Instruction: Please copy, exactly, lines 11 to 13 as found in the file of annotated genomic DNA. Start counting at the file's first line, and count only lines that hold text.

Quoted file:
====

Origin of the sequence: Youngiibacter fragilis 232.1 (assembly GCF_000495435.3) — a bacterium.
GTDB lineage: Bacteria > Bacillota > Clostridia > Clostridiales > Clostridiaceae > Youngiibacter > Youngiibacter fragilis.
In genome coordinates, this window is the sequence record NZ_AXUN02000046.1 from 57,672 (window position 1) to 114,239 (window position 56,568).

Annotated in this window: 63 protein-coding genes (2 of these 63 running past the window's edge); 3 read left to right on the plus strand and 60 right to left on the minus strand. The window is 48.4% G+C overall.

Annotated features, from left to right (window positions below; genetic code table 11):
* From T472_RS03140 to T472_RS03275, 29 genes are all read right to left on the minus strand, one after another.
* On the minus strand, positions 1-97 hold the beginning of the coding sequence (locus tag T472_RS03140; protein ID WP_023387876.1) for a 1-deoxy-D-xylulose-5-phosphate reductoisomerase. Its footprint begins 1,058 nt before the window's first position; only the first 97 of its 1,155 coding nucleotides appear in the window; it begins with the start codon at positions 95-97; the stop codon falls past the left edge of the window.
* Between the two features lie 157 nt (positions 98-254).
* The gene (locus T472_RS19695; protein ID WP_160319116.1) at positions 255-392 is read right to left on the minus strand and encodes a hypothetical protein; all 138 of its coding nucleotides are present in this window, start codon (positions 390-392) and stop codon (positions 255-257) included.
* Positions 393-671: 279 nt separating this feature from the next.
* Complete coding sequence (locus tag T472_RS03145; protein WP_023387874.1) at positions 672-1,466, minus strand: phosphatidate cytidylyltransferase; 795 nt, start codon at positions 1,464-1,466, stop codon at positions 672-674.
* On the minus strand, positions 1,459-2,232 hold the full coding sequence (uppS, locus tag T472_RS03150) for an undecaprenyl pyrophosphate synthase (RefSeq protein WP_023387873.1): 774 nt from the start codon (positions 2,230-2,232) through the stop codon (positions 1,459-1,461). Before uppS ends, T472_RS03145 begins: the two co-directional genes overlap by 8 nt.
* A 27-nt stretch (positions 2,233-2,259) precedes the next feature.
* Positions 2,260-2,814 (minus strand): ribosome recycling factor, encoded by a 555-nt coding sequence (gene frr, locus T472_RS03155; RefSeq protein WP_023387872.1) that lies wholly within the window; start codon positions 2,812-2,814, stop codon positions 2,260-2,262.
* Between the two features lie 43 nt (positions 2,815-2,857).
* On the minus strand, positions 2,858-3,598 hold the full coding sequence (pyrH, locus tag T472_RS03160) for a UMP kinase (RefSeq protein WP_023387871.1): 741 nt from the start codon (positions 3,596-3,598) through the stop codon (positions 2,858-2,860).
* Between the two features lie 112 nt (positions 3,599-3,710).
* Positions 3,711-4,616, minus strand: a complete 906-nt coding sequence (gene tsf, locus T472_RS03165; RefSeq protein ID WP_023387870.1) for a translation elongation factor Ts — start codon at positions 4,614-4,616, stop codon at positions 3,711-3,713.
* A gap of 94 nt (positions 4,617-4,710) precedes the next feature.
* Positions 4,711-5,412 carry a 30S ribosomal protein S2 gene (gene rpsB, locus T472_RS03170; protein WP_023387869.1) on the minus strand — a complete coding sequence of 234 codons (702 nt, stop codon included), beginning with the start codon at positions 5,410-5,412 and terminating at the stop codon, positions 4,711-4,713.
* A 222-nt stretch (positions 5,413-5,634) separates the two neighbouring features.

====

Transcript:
* Complete coding sequence (locus tag T472_RS03145; protein WP_023387874.1) at positions 672-1,466, minus strand: phosphatidate cytidylyltransferase; 795 nt, start codon at positions 1,464-1,466, stop codon at positions 672-674.
* On the minus strand, positions 1,459-2,232 hold the full coding sequence (uppS, locus tag T472_RS03150) for an undecaprenyl pyrophosphate synthase (RefSeq protein WP_023387873.1): 774 nt from the start codon (positions 2,230-2,232) through the stop codon (positions 1,459-1,461). Before uppS ends, T472_RS03145 begins: the two co-directional genes overlap by 8 nt.
* A 27-nt stretch (positions 2,233-2,259) precedes the next feature.